Last fall, a FSW update was made to the telescope that changed the way the UVIS detector exposed images when the Take Data Flag (TDF) was down. Now, if the exposure time is less than 200 seconds, the FSW ignores the TDF state and opens the shutter for the fullexposure unless the TDF goes down again, in which case the shutter is closed. If the exposure time is greater than 200 seconds and if the TDF is down at the start of the exposure, the FSW never opens the shutter and sets the exptime = 0. The TDF response is currently disabled for short exposures, earth calibration exposures, and spatial scans. The FSW update has no effect on how the IR detector takesexposures; it has always ignored this flag.
However, at the same time, the TDFTRANS keyword (the number of TDF transitions) was found to be populated incorrectly in the IR data headers and the software was changed to reflect the value of the TDFNUM for the exposure. In addition we added more details to theheaders and trailer file to help describe associations. For association processing in CALWF3 (ASN tables), there can be a mix of exposuresthat are good and exposures which experienced TDF transitions. Currently, CALWF3 uses the header values from one of the members in the association, if that dataset happens to have no TDF transition, then the high level data product headers reflect only its keyword values, which can be misleading for the observer about the dataset as a whole. An update to CALWF3 processing was made so that more precise information is used to populate the headers. If ANY of the members of the association have an EXPFLAG (exposure interruption indicator) which is other than NORMAL, then the EXPFLAG will be set to MIXED in the high level data product and the EXPFLAG information for each of the member datasets will be added to the history information in the high level products header (and TRA trailer file). Since the UVIS shutter pays attention to the TDF and it consists of only one continuous exposure, the proper processing of the data and update of the actual exposure time is done.
The processing for the IR data is a little more complicated. Since the IR data is a multiaccum, non-destructive read sequence, there are flags for each of the reads reporting the state of the TDF. CALWF3 pays attention to the TDFTRANS keyword for each image set and if the TDF was down, it marks ALL pixels in that read as bad. When the fit to the ramp is performed, any bad reads are ignored. If ALL the reads have been marked as bad, then the software still uses ALL of the reads to get a best estimate ramp for the FLT science image.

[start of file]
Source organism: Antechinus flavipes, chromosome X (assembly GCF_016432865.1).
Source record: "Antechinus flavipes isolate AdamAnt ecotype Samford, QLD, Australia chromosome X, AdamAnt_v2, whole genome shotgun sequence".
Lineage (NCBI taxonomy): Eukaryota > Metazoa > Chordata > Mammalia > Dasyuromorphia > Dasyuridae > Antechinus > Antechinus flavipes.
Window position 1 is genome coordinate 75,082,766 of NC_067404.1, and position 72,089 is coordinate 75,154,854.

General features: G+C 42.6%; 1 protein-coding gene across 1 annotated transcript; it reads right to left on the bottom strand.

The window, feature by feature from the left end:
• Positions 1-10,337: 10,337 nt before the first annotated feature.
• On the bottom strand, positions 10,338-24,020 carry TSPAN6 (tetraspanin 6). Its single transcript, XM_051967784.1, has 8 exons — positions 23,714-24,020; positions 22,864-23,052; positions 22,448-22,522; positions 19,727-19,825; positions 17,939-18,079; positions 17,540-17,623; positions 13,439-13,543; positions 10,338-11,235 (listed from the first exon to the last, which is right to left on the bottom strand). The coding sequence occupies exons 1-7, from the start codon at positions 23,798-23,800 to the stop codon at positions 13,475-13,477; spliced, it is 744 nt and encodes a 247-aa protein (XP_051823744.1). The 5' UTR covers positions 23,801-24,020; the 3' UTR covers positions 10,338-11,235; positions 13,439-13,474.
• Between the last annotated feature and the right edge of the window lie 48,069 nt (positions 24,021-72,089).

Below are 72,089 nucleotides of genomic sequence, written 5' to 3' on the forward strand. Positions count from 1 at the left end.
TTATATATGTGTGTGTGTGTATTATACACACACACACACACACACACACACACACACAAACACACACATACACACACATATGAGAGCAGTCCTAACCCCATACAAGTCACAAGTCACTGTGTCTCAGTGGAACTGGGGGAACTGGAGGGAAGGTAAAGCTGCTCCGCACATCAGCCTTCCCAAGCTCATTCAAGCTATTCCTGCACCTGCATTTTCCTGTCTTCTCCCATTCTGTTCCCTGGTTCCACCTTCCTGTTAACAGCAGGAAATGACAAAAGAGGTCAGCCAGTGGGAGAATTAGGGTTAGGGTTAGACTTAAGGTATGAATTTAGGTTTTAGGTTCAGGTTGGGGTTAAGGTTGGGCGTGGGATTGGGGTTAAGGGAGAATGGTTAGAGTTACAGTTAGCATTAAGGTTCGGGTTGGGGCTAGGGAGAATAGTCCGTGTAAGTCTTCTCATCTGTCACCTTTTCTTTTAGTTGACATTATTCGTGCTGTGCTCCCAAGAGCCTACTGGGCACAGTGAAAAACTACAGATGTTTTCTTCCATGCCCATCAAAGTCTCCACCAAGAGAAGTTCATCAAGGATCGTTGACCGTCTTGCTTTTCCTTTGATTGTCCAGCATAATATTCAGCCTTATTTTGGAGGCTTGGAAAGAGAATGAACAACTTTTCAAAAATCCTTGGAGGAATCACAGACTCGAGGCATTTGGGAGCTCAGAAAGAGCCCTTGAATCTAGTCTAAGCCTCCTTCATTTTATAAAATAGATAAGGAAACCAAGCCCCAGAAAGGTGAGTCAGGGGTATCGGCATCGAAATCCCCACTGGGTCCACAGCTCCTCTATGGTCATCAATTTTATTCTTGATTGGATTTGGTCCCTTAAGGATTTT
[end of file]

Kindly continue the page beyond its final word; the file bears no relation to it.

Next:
The TDFNUM is now being used to populate the TDFTRANS keyword in the IR imset headers. This keyword keeps track of the cumulative number of times the TDF went down during the exposure. If it is ever >0 during an IR exposure, the EXPFLAG will be set to "INDETERMINATE". The catalog will log this in the wfc3_times table TDFTRANS values. If the TDF was down at the beginning of anexposure, TDFNUM will always be >=1 and TDFTRANS will be marked as 1 in all reads. If TDFNUM is zero until a later read, all reads AFTER the TDF went down will also be marked as "bad".
These changes went into effect in the STSCI Archive pipeline fully with the delivery of opus2012.4c in December 2012.
Since the keyword update is a change in generic conversion and how the keywords are populated in the headers and archive tables, this means that data previously downloaded from the archive could come back with quite a different reduction and with different DQ values depending on the state of the TDF. Users should look at the new data carefully and decide what, if any, are useful. Any imsets which a user feels should be considered as valid data can be edited to remove the bad data flag (DQ=4) from the affected imset(s) RAW DQ extensions and be reprocessed through calwf3. In the future a tool may be provided to assist users with this option.
6. aXe Compatibility with Astrodrizzle
B. Hilbert, J. Lee, N. Pirzkal, M. Sosey
aXe, a software package designed to extract and calibrate slitless spectroscopic data, was originally written to support Multidrizzle formatted astrometric information. Current (aXe v2.3) and earlier versions of the software rely on output files from the Multidrizzle process to transform object pixel coordinates between the user supplied "drizzled" direct image and corresponding spectral images. We are currently working on updating aXe to accommodate the use of new Astrodrizzle products, and maintain back-compatibility with Multidrizzle. We anticipate that an Astrodrizzle compatible version will be ready in February, at which time an update will be issued and the cookbook and manual will be revised. Information on how to access the updated software will be reported on the WFC3 grism webpage.